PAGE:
Six months on from the Network and Information Systems Regulations 2018 (NIS) transposing into UK law, Ofgem (Competent Authority for Downstream Gas and Electricity sectors in GB) has released guidance for Operators of Essential Services (OES), to help them understand their responsibilities and how Ofgem will approach the implementation of NIS Regulations.
Following one-to-one consultations via Ofgem and the Energy Emergency Executive Committee, Cyber Security Task Group (E3CC), it is expected by now that OESs have identified network and information systems where a compromise of the system could impact the supply of an energy service. Energy OESs had a requirement to submit their final scope of essential services to Ofgem by 15th October 2018.
The scope of the essential service consists of grouping of assets per site; high level architecture showing connectivity points of critical systems and networks; identification of any major upgrades; and justification for any systems deemed out of scope.
The next stage is for OESs to “undertake a robust but realistic CAF [Cyber Assessment Framework] self-assessment supported by evidence”. The self-assessment has been designed by the National Cyber Security Centre (NCSC) with thirty-nine contributing outcomes associated with a set of Indicators of Good Practice (IGPs), which are based upon good cyber security practices such as international standards, frameworks or methodologies.
The self-assessment will include strategy, governance, cyber risk assessments, identification of sites, systems, assets and stakeholders for each site. Ofgem highly recommend conducting self-assessments with the most critical sites and assets first, especially as the self-assessments will take effort on behalf of the OESs to complete, with their associated evidence and a submission deadline to Ofgem of 15th February 2019.
The preliminary work does not stop there. Following submission of the self-assessments, OESs need to start work on their improvement plans to implement cyber-security countermeasures for risks which are outside of their risk acceptance levels. Ofgem is planning to develop a template for submission of the improvement plans, which must be submitted to the regulator by 30th April 2019.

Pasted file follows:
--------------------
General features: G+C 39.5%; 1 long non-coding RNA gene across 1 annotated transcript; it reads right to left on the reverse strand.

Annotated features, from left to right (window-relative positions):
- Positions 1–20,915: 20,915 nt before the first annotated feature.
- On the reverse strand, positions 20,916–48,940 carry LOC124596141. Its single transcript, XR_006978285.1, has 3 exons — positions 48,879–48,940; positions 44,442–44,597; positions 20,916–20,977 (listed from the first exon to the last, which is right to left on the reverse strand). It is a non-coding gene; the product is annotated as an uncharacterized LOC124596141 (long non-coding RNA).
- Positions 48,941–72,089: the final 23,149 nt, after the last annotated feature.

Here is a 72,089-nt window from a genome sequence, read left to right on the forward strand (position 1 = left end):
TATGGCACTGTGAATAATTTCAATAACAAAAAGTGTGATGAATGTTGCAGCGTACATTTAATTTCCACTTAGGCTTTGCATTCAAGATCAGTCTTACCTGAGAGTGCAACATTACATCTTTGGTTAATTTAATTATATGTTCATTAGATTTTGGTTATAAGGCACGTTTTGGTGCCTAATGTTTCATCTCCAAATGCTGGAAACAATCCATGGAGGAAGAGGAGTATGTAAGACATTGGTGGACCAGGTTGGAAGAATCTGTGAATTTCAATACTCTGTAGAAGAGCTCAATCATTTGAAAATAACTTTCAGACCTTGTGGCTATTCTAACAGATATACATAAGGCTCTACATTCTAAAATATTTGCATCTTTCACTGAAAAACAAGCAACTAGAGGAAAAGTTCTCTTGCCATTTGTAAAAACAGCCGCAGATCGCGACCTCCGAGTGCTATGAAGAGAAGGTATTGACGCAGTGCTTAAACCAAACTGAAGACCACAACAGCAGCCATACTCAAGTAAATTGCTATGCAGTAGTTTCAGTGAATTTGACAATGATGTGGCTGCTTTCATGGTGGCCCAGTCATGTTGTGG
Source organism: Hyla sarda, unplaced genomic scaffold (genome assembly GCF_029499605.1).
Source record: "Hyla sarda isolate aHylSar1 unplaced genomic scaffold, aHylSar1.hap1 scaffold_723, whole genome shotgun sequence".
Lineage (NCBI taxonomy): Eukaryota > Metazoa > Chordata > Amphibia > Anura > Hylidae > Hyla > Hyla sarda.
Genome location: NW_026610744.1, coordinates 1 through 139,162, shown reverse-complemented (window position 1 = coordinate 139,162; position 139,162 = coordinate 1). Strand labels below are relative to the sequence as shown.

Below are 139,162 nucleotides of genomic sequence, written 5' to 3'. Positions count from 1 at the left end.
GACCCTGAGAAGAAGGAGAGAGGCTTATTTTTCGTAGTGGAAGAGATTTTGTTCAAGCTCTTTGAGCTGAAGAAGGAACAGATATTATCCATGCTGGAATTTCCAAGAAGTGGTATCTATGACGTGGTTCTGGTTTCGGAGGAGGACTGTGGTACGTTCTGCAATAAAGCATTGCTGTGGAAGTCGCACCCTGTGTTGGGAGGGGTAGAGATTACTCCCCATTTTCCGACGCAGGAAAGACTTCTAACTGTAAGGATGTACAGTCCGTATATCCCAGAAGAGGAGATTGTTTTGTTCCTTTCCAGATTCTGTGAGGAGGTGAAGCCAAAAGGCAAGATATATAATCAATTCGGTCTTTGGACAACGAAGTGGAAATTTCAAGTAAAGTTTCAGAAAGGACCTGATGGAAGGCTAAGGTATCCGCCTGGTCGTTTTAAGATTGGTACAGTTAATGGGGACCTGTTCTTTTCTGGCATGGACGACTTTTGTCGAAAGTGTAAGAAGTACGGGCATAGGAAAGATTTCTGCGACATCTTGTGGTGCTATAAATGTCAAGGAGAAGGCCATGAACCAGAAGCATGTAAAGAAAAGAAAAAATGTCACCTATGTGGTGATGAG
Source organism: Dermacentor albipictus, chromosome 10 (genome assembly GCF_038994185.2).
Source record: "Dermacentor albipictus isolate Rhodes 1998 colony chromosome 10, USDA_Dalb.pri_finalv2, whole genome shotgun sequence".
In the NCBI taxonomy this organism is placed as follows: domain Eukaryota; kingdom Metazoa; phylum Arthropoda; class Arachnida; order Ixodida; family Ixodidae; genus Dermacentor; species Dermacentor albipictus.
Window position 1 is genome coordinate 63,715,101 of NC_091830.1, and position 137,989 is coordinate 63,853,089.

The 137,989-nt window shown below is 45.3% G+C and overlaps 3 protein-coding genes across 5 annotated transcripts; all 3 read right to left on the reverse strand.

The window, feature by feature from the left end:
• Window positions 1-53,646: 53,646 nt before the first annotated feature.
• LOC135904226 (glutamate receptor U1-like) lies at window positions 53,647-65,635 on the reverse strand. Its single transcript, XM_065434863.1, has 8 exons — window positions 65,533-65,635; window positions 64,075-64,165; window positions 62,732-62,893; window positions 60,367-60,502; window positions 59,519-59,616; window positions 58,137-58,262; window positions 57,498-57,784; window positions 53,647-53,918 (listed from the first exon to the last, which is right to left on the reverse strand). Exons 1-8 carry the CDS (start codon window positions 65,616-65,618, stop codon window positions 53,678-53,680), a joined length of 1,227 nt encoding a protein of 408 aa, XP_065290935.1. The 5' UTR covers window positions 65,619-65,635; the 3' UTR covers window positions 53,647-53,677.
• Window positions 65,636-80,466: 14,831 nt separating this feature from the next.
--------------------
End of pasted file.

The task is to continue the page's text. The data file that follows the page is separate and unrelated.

Ofgem expects the preparation for improvement of cyber security for OESs to take time; they state “OES may need to undertake a significant amount of work to put in place both a Cyber Security Management System (CSMS) and the necessary technical cyber-security countermeasures to manage risks appropriately”. It is expected to take six to 12 months for preparation, including any design changes and a further six months for implementation of ‘quick wins’.
So, why is there an expectation that cyber improvements will take a long time? NIS is viewed as the baseline for cyber security, the starting point of overall improvement for critical national infrastructure. New technologies are disrupting the energy sector through digitisation technology, such as smart meters, which have introduced faster, more efficient control and the addition of new energy supplies through renewable energy delivered from alternative energy sources like solar, waves, geothermal, bio energy and wind turbines.